The History of Egypt, as we have it, is full of the greatest contradictions. The Mythical is blended with the Historical, and the statements are as diverse as can be imagined. European literati have eagerly investigated the lists given by Manetho and have relied upon them, and several names of kings have been confirmed by the recent discoveries. Herodotus says that according to the statements of the priests, gods had formerly reigned over Egypt, and that from the first human king down to the King Setho 341 generations, or 11,340 years, had passed away; but that the first human ruler was Menes (the resemblance of the name to the Greek Minos and the Hindoo Manu is striking). With the exception of the Thebaid – its most southern part – Egypt was said by them to have formed a lake; the Delta presents reliable evidence of having been produced by the silt of the Nile. As the Dutch have gained their territory from the sea, and have found means to sustain themselves upon it; so the Egyptians first acquired their country, and maintained its fertility by canals and lakes. An important feature in the history of Egypt is its descent from Upper to Lower Egypt – from the South to the North. With this is connected the consideration that Egypt probably received its culture from Ethiopia; principally from the island Meroe, which, according to recent hypotheses, was occupied by a sacerdotal people. Thebes in Upper Egypt was the most ancient residence of the Egyptian kings. Even in Herodotus’s time it was in a state of dilapidation. The ruins of this city present the most enormous specimens of Egyptian architecture that we are acquainted with. Considering their antiquity they are remarkably well preserved: which is partly owing to the perpetually cloudless sky. The centre of the kingdom was then transferred to Memphis, not far from the modern Cairo; and lastly to Sais, in the Delta itself. The structures that occur in the locality of this city are of very late date and imperfectly preserved. Herodotus tells us that Memphis was referred to so remote a founder as Menes. Among the later kings must be especially noticed Sesostris, who, according to Champollion, is Rameses the Great. To him in particular are referred a number of monuments and pictures in which are depicted his triumphal processions, and the captives taken in battle. Herodotus speaks of his conquests in Syria, extending even to Colchis; and illustrates his statement by the great similarity between the manners of the Colchians and those of the Egyptians; these two nations and the Ethiopians were the only ones that had always practised circumcision. Herodotus says, moreover, that Sesostris had vast canals dug through the whole of Egypt, which served to convey the water of the Nile to every part. It may be generally remarked that the more provident the government in Egypt was, so much the more regard did it pay to the maintenance of the canals, while under negligent governments the desert got the upper hand; for Egypt was engaged in a constant struggle with the fierceness of the heat and with the water of the Nile. It appears from Herodotus, that the country had become impassable for cavalry in consequence of the canals; while, on the contrary, we see from the books of Moses, how celebrated Egypt once was in this respect. Moses says that if the Jews desired a king, he must not marry too many wives, nor send for horses from Egypt.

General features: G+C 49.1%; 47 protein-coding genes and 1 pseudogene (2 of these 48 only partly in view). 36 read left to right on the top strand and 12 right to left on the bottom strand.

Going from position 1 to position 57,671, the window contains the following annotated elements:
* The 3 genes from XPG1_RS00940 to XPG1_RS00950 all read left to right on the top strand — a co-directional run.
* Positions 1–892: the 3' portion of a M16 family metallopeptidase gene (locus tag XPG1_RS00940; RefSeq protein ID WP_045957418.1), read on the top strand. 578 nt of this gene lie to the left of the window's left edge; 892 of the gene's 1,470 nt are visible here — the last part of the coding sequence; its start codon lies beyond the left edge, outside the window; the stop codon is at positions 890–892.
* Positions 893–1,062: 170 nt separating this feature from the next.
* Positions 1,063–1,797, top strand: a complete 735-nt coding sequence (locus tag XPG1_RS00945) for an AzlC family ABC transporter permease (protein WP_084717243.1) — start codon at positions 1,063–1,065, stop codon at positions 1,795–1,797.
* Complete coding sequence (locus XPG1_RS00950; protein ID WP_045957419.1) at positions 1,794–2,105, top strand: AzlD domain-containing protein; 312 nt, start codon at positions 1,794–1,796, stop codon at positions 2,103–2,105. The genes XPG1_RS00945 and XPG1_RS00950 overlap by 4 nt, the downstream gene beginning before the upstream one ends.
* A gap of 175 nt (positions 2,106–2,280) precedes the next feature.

Next to Sesostris the Kings Cheops and Chephren deserve special mention. They are said to have built enormous pyramids and closed the temples of the priests. A son of Cheops – Mycerinus – is said to have reopened them; after him the Ethiopians invaded the country, and their king, Sabaco, made himself sovereign of Egypt. But Anysis, the successor of Mycerinus, fled into the marshes – to the mouth of the Nile; only after the departure of the Ethiopians did he make his appearance again. He was succeeded by Setho, who had been a priest of Phtha (supposed to be the same as Hephaestus): under his government, Sennacherib, King of the Assyrians, invaded the country. Setho had always treated the warrior-caste with great disrespect, and even robbed them of their lands; and when he invoked their assistance, they refused it. He was obliged therefore to issue a general summons to the Egyptians, and assembled a host composed of hucksters, artisans, and market people. In the Bible we are told that the enemies fled, and that it was the angels who routed them; but Herodotus relates that field mice came in the night and gnawed the quivers and bows of the enemy, so that the latter, deprived of their weapons, were compelled to flee. After the death of Setho, the Egyptians (Herodotus tells us) regarded themselves as free, and chose themselves twelve kings, who formed a federal union – as a symbol of which they built the Labyrinth, consisting of an immense number of rooms and halls above and below ground. In the year 650 B.C. one of these kings, Psammitichus, with the help of the Ionians and Carians (to whom he promised land in Lower Egypt), expelled the eleven other kings. Till that time Egypt had remained secluded from the rest of the world; and at sea it had established no connection with other nations. Psammitichus commenced such a connection, and thereby led the way to the ruin of Egypt. From this point the history becomes clearer, because it is based on Greek accounts. Psammitichus was followed by Necho, who began to dig a canal, which was to unite the Nile with the Red Sea, but which was not completed until the reign of Darius Nothus. The plan of uniting the Mediterranean Sea with the Arabian Gulf, and the wide ocean, is not so advantageous as might be supposed; since in the Red Sea – which on other accounts is very difficult to navigate – there prevails for about nine months in the year a constant north wind, so that it is only during three months that the passage from south to north is feasible. Necho was followed by Psammis, and the latter by Apries, who led an army against Sidon, and engaged with the Tyrians by sea: against Cyrene also he sent an army, which was almost annihilated by the Cyrenians. The Egyptians rebelled against him, accusing him of wishing to lead them to destruction; but this revolt was probably caused by the favor shown by him to the Carians and Ionians. Amasis placed himself at the head of the rebels, conquered the king, and possessed himself of the throne. By Herodotus he is depicted as a humorous monarch, who, however, did not always maintain the dignity of the throne. From a very humble station he had raised himself to royalty by ability, astuteness, and intelligence, and he exhibited in all other relations the same keen understanding. In the morning he held his court of judicature, and listened to the complaints of the people; but in the afternoon, feasted and surrendered himself to pleasure. To his friends, who blamed him on this account, and told him that he ought to give the whole day to business, he made answer: “If the bow is constantly on the stretch, it becomes useless or breaks.” As the Egyptians thought less of him on account of his mean descent, he had a golden basin – used for washing the feet – made into the image of a god in high honor among the Egyptians; this he meant as a symbol of his own elevation. Herodotus relates, moreover, that he indulged in excesses as a private man, dissipated the whole of his property, and then betook himself to stealing. This contrast of a vulgar soul and a keen intellect is characteristic in an Egyptian king.